Time-of-flight secondary ion mass spectrometry (TOF-SIMS) and X-ray photoelectron spectroscopy (XPS) are well established surface techniques that provide both elemental and organic information from several monolayers of a sample surface, while also allowing depth profiling or image mapping to be carried out. The static TOF-SIMS with improved performances has expanded the application of TOF-SIMS to the study of a variety of organic, polymeric and biological materials. In this work, TOF-SIMS, XPS and Fourier Transform Infrared (FTIR) measurements were used to characterize commercial natural dyes and traditional silk fabric dyed with plant extracts dyes avoiding the time-consuming and destructive extraction procedures necessary for the spectrophotometric and chromatographic methods previously used. Silk textiles dyed with plant extracts were then analyzed for chemical and functional group identification of their dye components and mordants. TOF-SIMS spectra for the dyed silk fabric showed element ions from metallic mordants, specific fragment ions and molecular ions from plant-extracted dyes. The results of TOF-SIMS, XPS and FTIR are very useful as a reference database for comparison with data about traditional Korean silk fabric and to provide an understanding of traditional dyeing materials. Therefore, this study shows that surface techniques are useful for micro-destructive analysis of plant-extracted dyes and Korean dyed silk fabric. Full article
(This article belongs to the Special Issue Advances in Colorants)
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Open AccessArticle Adsorption Properties of Doxorubicin Hydrochloride onto Graphene Oxide: Equilibrium, Kinetic and Thermodynamic Studies
Materials 2013, 6(5), 2026-2042; doi:10.3390/ma6052026
Received: 27 February 2013 / Revised: 24 April 2013 / Accepted: 8 May 2013 / Published: 15 May 2013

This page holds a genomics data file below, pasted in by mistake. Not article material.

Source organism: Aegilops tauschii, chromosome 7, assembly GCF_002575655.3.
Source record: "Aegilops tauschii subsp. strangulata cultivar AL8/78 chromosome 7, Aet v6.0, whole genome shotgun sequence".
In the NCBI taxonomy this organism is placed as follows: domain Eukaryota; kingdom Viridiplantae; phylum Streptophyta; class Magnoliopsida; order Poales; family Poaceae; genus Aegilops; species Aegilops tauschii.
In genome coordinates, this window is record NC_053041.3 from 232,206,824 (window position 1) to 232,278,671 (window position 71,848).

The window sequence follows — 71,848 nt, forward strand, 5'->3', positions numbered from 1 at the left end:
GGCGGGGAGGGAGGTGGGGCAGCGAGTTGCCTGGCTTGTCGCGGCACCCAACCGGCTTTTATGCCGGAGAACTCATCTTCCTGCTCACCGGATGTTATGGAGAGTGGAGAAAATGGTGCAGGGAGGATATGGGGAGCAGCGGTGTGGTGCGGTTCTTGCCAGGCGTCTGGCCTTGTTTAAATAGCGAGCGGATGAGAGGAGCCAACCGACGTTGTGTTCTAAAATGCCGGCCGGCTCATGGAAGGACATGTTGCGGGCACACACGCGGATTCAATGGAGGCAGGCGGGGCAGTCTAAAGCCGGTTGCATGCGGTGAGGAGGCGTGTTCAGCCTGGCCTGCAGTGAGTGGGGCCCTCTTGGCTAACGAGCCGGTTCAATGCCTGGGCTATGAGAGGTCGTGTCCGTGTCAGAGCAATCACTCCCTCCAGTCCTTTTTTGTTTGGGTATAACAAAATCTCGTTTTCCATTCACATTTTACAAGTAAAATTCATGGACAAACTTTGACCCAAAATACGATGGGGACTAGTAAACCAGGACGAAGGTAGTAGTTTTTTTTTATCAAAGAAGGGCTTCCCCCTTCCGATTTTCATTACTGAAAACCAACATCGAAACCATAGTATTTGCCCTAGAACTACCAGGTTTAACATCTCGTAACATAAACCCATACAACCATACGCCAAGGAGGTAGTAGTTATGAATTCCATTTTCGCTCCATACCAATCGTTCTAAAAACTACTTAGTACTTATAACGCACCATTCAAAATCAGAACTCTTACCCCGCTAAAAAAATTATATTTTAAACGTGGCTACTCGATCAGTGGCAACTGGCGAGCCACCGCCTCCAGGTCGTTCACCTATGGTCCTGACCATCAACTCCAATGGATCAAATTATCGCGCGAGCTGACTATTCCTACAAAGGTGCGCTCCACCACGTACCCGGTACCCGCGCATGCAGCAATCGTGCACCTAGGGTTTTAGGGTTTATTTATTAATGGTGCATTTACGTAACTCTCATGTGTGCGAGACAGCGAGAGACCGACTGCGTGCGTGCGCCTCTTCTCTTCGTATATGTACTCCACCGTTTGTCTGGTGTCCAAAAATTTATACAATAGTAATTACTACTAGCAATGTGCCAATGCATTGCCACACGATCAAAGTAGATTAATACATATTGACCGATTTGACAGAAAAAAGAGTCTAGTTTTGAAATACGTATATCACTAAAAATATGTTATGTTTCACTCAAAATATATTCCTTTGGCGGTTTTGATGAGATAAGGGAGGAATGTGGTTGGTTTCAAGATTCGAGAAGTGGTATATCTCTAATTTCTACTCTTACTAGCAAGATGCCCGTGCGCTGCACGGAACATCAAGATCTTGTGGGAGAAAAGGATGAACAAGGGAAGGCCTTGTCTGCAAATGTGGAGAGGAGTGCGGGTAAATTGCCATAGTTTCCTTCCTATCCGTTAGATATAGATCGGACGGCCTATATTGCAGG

Cited by 11 | PDF Full-text (504 KB) | HTML Full-text | XML Full-text
Abstract
Doxorubicin hydrochloride (DOX) is an effective anticancer agent for leukemia chemotherapy, although its clinical use has been limited because of its side effects such as cardiotoxicity, alopecia, vomiting, and leucopenia. Attention has been focussed on developing new drug carriers with high adsorption [...] Read more.
Doxorubicin hydrochloride (DOX) is an effective anticancer agent for leukemia chemotherapy, although its clinical use has been limited because of its side effects such as cardiotoxicity, alopecia, vomiting, and leucopenia. Attention has been focussed on developing new drug carriers with high adsorption capacity and rapid adsorption rate in order to minimize the side effects of DOX. Graphene oxide (GO), a new type of nanomaterial in the carbon family, was prepared by Hummers method and used as adsorbent for DOX from aqueous solution. The physico-chemical properties of GO were characterized by transmission electron microscope (TEM), Fourier transform infrared spectroscopy (FTIR), zeta potential, and element analysis. The adsorption properties of DOX on GO were studied as a function of contact time, adsorbent dosage, temperature and pH value. The results showed that GO had a maximum adsorption capacity of 1428.57 mg/g and the adsorption isotherm data fitted the Langmuir model. The kinetics of adsorption fits a pseudo-second-order model. The thermodynamic studies indicate that the adsorption of DOX on GO is spontaneous and endothermic in nature. Full article
(This article belongs to the Section Structure Analysis and Characterization)
Open AccessArticle Posidonia oceanica as a Renewable Lignocellulosic Biomass for the Synthesis of Cellulose Acetate and Glycidyl Methacrylate Grafted Cellulose
Materials 2013, 6(5), 2043-2058; doi:10.3390/ma6052043
Received: 18 February 2013 / Revised: 2 May 2013 / Accepted: 7 May 2013 / Published: 15 May 2013
Cited by 4 | PDF Full-text (456 KB) | HTML Full-text | XML Full-text
Abstract
High-grade cellulose (97% α-cellulose content) of 48% crystallinity index was extracted from the renewable marine biomass waste Posidonia oceanica using H2O2 and organic peracids following an environmentally friendly and chlorine-free process. This cellulose appeared as a new high-grade cellulose [...] Read more.